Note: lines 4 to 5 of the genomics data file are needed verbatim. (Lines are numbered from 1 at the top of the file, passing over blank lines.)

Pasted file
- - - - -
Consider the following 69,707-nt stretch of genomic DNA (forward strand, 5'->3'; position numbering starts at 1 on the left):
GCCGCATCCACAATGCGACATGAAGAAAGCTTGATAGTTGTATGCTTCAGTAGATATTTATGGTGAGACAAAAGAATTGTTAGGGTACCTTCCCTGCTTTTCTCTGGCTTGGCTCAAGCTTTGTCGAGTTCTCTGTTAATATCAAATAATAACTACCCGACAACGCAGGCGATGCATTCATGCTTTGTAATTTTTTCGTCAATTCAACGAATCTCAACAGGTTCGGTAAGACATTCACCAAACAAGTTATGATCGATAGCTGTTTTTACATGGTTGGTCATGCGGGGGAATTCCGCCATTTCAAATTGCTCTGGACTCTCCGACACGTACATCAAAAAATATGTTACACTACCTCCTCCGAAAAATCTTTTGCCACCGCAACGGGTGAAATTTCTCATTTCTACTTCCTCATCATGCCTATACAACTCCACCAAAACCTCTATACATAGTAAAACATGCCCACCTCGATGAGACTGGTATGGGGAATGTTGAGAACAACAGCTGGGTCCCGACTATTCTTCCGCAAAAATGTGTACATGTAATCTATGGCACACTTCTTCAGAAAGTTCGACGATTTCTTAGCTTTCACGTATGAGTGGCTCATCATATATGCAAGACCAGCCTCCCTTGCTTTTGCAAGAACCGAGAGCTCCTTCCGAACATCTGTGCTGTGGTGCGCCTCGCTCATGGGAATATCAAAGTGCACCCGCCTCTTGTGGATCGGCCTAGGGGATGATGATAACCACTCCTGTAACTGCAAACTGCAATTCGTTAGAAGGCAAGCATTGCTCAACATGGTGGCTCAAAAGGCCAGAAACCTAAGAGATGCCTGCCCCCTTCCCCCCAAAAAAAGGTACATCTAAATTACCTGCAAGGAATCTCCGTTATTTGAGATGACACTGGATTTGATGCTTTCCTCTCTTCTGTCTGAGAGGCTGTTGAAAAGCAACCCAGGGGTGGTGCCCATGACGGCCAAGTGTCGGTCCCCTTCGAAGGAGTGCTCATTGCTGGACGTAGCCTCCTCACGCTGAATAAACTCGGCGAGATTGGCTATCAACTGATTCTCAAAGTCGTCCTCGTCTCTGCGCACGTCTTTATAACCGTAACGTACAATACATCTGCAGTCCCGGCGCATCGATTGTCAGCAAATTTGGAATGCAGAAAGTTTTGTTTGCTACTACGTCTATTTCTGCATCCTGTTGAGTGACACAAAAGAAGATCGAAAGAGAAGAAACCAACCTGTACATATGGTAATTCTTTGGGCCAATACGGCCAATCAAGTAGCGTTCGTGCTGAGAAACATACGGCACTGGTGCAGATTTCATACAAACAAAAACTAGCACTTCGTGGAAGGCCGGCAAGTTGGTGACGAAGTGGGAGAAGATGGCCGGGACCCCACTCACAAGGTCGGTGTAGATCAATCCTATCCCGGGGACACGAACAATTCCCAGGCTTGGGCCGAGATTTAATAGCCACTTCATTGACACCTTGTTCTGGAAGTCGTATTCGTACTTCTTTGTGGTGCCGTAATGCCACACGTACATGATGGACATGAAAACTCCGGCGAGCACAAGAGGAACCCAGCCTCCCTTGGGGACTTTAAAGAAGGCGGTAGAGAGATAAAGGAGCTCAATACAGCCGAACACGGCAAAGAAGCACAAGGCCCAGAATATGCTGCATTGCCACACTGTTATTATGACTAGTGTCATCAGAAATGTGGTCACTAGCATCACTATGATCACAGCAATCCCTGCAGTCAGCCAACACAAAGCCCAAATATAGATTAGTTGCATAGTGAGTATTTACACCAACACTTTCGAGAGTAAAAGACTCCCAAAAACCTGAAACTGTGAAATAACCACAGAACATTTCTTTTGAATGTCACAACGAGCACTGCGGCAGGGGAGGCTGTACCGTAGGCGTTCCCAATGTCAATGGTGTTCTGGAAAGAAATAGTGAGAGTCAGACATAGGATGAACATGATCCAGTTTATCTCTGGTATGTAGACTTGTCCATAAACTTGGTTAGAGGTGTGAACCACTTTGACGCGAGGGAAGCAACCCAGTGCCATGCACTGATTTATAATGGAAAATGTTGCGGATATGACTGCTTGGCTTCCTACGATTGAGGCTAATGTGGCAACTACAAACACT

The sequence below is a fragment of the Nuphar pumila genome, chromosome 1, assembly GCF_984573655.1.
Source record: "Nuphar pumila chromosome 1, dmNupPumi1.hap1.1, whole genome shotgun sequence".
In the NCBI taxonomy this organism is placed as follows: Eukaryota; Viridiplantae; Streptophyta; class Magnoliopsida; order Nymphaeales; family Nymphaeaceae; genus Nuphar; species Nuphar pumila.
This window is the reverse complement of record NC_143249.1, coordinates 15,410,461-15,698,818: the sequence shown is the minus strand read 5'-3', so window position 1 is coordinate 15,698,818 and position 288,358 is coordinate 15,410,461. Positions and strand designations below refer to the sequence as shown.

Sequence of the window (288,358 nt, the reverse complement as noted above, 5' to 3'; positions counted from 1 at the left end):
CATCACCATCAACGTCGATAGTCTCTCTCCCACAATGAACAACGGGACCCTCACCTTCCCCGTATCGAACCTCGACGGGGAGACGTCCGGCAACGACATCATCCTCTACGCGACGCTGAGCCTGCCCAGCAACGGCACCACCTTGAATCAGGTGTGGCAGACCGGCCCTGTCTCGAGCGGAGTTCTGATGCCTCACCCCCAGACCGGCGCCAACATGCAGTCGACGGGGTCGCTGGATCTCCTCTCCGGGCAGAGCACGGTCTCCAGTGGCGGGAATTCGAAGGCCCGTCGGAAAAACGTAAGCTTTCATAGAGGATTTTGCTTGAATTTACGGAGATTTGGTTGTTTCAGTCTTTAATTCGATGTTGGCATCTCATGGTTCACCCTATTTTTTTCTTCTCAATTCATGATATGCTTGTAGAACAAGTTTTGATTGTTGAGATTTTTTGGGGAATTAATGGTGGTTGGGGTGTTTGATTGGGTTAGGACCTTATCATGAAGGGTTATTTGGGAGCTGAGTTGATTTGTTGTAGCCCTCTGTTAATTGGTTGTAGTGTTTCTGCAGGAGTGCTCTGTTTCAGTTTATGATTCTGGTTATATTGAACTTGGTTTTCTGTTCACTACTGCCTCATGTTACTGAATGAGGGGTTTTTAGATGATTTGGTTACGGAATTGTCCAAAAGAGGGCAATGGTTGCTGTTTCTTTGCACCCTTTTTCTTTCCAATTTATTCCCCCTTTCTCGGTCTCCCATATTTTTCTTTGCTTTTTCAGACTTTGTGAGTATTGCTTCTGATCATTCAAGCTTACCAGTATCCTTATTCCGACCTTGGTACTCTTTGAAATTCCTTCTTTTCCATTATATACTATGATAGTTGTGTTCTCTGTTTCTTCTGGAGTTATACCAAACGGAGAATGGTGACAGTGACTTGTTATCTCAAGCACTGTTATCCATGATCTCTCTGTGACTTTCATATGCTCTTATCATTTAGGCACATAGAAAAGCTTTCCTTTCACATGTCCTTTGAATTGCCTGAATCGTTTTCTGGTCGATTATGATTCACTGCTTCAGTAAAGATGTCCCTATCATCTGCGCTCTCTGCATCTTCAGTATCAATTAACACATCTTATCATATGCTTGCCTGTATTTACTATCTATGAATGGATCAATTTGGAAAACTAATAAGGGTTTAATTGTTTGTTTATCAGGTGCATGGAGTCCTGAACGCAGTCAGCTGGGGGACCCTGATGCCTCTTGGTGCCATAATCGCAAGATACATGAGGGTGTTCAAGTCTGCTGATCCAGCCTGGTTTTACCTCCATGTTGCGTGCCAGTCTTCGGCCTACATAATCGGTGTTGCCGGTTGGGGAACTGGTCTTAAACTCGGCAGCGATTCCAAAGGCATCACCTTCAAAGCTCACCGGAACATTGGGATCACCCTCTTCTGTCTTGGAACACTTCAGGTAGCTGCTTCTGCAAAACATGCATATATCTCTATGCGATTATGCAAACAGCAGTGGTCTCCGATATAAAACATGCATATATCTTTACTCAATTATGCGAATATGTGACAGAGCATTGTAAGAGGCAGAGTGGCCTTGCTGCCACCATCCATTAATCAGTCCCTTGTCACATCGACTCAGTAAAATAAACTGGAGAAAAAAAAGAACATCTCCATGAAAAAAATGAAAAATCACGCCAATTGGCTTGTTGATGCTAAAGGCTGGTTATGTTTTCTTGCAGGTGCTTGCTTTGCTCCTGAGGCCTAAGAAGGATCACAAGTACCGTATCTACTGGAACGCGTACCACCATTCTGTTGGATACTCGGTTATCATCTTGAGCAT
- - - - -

Source record: "Nuphar pumila chromosome 1, dmNupPumi1.hap1.1, whole genome shotgun sequence".
In the NCBI taxonomy this organism is placed as follows: Eukaryota; Viridiplantae; Streptophyta; class Magnoliopsida; order Nymphaeales; family Nymphaeaceae; genus Nuphar; species Nuphar pumila.